Tadpole's Outdoor Blog

April 28, 2013


Filed under: Neal Murphy — Freddie Keel @ 6:18 am


My mother, Alice, always wanted a grandfather clock, however it was not until the early 1960s that she purchased one.  She was proud of the over six foot tall floor clock that chimed every quarter-hour.  I thought it was a beautiful clock but paid little attention to it.  I recall that when our family would come home for a visit she would have to stop the clock because the chimes coming from the living room would wake us from our sleep all through the night.

After our daughter was born in 1959, Alice would take Kay to watch the grandfather clock.  She would say to Kay, “See the clock, tick toc, tic toc”.  Kay began referring to her grandmother as “Tic Toc”, a name which stuck and was used by all the other grandkids.

After she died in 2004 I inherited the clock.  It survived an estate sale and a couple of years being in a rental house situation.  The clock now sits in my entry way and continues to chime out the time and each fifteen minute segment.  Strangely, we now have become accustomed to the noise and are never bothered by it.


One day I decided to investigate the clock as to its maker and value.  I discovered the clock is made by Howard Miller and was purchased from Cason-Monk in Nacogdoches.  The only inscription on the face is “Tempus Fugit”, which is Latin for “time flees”.  It turns out not to be a valuable antique as I had hoped.

I wondered how the Grandfather clock got it’s name and discovered an interesting story about this.

Over one hundred years ago in Piercebridge, North Yorkshire, England, stood a quaint country lodge known as the George Hotel.  It was managed by two bachelor brothers named Jenkins, who were also from England.

In the lobby stood a floor clock, as they were called in those days, that had been there for many years.  One unusual characteristic of the old clock was that it kept very good time.  This was uncommon in those days as clocks were generally not noted for their accuracy.

Strangely, on the day that one of the brothers suddenly died, the old clock began losing time.  At first it lost fifteen minutes each day, but when several clock smiths gave up trying to repair the ailing  timepiece, it was losing more than an hour each day.  The clock’s incurable problem became as discussed as its former precision had been.  Some said that it was no surprise that, though fully wound, the old clock stopped entirely when the surviving brother died at the age of ninety.

The new manager of the hotel never attempted to have it repaired.  He just left it standing in a sunlit corner of the lobby, its hands resting in the position they assumed the moment the last Jenkins brother died.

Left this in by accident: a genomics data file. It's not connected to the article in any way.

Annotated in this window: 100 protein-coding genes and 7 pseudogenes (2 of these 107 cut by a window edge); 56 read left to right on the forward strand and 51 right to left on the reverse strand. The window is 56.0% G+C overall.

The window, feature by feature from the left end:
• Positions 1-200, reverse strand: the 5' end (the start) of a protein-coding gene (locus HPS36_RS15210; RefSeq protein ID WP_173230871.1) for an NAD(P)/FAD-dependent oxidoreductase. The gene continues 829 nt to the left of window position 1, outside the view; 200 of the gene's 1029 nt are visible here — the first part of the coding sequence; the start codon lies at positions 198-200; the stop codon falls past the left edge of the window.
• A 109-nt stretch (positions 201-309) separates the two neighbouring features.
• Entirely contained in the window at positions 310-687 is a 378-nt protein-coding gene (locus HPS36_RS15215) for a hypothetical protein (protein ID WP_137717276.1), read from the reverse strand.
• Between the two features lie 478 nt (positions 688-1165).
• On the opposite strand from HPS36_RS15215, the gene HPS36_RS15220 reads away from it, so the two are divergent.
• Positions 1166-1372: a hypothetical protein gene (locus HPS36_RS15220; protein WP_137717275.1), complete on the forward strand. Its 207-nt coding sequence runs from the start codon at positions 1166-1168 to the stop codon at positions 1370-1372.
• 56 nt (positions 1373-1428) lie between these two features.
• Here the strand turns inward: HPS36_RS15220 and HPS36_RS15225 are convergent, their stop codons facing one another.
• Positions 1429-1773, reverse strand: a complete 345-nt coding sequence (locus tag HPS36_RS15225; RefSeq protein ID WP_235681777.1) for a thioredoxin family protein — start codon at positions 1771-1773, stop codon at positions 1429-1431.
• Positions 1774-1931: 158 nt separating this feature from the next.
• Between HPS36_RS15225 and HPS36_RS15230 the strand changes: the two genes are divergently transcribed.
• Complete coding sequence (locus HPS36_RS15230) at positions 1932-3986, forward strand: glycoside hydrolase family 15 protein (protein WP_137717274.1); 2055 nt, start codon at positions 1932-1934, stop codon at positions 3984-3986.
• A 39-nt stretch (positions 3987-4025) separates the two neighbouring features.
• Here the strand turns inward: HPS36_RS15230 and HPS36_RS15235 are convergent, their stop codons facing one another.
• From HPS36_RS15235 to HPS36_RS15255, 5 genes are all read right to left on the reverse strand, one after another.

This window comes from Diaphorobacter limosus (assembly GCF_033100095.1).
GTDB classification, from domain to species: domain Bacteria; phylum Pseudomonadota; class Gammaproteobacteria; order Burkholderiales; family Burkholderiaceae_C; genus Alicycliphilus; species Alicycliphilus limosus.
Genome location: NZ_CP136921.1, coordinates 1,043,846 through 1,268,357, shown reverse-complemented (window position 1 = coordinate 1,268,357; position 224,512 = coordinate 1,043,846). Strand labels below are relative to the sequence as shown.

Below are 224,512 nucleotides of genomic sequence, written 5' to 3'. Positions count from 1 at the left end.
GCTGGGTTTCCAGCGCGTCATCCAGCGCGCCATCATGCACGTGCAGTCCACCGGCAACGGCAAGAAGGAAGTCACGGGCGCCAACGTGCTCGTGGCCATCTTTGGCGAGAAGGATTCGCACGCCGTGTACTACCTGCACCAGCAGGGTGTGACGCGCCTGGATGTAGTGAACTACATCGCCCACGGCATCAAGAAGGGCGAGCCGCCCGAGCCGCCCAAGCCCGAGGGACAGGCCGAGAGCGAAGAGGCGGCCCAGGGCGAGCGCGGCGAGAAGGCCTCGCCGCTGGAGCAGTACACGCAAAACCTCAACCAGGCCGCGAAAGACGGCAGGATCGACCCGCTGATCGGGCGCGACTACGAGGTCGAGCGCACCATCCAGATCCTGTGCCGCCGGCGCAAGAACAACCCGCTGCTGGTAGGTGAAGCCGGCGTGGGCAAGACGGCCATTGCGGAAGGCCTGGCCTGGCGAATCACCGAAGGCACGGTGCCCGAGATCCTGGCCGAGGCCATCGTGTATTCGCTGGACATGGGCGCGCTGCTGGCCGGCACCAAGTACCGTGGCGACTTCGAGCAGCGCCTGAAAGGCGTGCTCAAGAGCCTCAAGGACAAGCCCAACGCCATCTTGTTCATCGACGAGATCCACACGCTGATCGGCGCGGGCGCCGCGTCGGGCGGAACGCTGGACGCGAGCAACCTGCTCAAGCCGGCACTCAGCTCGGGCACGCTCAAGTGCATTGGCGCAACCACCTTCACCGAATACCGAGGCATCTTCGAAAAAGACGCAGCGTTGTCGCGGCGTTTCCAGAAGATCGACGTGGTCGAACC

About 1875, an American songwriter named Henry Work happened to be staying at the George Hotel during a trip to England.  He was told the story of the old clock and after seeing it himself, decided to compose a song about the fascinating coincidence that the clock stopped forever the moment its elder owner passed away.

Henry came back to America and published the lyrics that sold over a million copies of sheet music about the grandfather clock song.  These are the opening words of the first stanza:

“Oh, my grandfather’s clock was too tall for the shelf so it stood ninety

Years on the floor.  It was taller by half than the old man himself, though

It weighed not a pennyweight more….”

Until that time, clocks such as the one in the old George Hotel, were referred to by a variety of names, but not before Henry Work wrote his song, over a hundred years ago, were they referred to as grandfather clocks.

The terms “grandfather”, “grandmother”, and “granddaughter” have all been applied to the floor clocks.  The general consensus seems to be that a clock smaller than five feet tall is a “granddaughter”, over five feet is a “grandmother” and over six feet is a “grandfather”.

Mother’s grandfather clock did not stop when she died, but it does lose about five minutes out of forty-eight hours.  I am not going to read anything more into that now that she is gone, but I have a deeper appreciation for the clock that she loved.  I hope that it will last long enough for me to pass it down to one of my children.



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